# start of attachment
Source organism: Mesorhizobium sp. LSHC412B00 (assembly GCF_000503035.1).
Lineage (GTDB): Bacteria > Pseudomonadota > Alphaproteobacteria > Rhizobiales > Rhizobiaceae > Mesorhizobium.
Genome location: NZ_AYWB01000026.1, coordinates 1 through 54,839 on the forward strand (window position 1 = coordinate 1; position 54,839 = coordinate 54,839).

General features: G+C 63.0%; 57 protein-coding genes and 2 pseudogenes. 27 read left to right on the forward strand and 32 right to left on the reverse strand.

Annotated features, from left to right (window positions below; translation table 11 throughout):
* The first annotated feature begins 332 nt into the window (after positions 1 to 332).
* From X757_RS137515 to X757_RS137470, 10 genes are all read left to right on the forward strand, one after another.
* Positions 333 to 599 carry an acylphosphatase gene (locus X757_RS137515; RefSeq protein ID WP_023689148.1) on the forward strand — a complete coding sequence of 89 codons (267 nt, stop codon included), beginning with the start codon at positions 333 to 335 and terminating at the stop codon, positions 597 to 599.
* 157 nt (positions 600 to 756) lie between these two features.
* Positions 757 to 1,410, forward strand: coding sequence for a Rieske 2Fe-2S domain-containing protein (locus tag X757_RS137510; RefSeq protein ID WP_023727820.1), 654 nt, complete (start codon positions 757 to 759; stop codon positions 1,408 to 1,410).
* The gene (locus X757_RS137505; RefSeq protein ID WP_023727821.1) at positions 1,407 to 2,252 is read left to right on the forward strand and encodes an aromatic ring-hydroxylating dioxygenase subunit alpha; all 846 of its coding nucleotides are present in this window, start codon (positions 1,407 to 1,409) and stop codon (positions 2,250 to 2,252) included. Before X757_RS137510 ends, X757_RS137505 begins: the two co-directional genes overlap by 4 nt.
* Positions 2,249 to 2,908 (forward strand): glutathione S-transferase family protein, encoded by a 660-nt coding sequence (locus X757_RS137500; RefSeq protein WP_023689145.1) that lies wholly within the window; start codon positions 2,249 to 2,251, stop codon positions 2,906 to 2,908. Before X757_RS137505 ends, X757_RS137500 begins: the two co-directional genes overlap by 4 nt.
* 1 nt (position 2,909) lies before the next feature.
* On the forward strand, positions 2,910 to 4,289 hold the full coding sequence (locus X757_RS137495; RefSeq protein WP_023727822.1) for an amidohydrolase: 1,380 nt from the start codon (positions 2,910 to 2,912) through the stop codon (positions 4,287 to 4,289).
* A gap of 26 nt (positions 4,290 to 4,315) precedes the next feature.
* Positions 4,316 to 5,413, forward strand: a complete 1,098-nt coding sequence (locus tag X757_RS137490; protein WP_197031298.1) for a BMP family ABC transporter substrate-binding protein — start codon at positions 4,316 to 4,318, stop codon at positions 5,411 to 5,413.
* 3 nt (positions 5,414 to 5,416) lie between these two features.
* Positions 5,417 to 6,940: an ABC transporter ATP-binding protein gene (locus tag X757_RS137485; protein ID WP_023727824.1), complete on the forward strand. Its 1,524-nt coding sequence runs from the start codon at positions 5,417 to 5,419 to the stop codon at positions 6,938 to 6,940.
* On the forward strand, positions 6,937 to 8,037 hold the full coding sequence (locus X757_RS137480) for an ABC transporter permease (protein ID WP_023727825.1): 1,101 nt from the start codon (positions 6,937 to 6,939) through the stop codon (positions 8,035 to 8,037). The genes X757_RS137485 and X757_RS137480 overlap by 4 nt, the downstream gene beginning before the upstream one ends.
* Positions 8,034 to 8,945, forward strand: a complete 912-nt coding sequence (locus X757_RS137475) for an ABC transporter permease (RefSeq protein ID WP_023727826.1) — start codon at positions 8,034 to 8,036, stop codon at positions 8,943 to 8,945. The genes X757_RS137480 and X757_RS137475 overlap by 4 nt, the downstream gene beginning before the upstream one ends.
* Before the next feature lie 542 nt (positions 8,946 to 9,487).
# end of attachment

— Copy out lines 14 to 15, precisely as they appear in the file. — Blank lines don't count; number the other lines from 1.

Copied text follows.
* On the forward strand, positions 2,910 to 4,289 hold the full coding sequence (locus X757_RS137495; RefSeq protein WP_023727822.1) for an amidohydrolase: 1,380 nt from the start codon (positions 2,910 to 2,912) through the stop codon (positions 4,287 to 4,289).
* A gap of 26 nt (positions 4,290 to 4,315) precedes the next feature.